A scandal involving drug trafficking in this Manila prison lead to officials raiding the complex and finding these incredible, lavish “cells” that were being given to the kingpins.
And yet, they’re still not as nice as the normal jail cell in Finland.
And speaking of criminals who were given special treatment during their time inside, famous mob boss Al Capone had himself a regular room at the Copa Cabana for a jail cell when he was in the world-famous Alcatraz prison throughout the 1930s.
This progressive prison trains inmates in useful trades like carpentry and painting. It was also the place where Hitler wrote Mein Kampf.
This prison was the tragic setting of an uprising in 2017 that claimed the lives of four inmates.
This prison focuses on a communal lifestyle, with rooms shared by up to twenty inmates. There was even a pageant held for inmates last year.
This high-security prison was thought to be one of the safest on Earth, until El Chapo escaped from its confines in 2015.
Around 1,200 inmates live in this small prison, with most cells shared by multiple people.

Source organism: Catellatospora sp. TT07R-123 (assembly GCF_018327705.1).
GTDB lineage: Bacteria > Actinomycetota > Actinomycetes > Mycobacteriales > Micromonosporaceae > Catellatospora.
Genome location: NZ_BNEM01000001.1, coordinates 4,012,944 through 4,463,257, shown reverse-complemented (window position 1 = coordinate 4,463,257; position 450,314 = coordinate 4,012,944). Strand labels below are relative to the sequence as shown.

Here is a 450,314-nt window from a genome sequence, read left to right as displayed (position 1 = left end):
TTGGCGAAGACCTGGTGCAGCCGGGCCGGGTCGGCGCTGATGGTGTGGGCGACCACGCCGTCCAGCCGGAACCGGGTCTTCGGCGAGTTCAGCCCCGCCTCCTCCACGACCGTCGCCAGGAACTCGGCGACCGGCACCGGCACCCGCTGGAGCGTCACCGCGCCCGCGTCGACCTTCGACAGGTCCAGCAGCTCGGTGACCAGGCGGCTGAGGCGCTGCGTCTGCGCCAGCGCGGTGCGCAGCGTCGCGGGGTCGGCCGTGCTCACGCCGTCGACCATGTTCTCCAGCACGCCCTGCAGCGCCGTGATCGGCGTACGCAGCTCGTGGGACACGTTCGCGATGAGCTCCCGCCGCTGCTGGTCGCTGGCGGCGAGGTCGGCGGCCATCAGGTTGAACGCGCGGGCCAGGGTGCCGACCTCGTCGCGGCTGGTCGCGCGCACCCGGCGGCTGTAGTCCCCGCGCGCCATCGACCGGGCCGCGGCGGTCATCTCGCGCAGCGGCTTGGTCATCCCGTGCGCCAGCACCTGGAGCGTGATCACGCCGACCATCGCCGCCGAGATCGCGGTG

This is Israel’s only female prison, meaning it’s susceptible to overcrowding. Most thirteen-square-foot cells sleep six, who sometimes even need to share beds.
This facility is one of the most overcrowded in the world. In 2015, it was reported that two hundred people were living in a space designed for just sixty, with toilets and tap access in short supply.
The facility is designed solely for war crimes. Each inmate gets their own cell and is even allowed to watch television – though there is no internet.
Each inmate gets their own cell, including a fridge, a TV set, and a private bathroom.
This brutal facility has been accused of withholding food and medication from inmates as punishment.
This prison focuses on security, particularly by vetting packages and parcels from the outside world.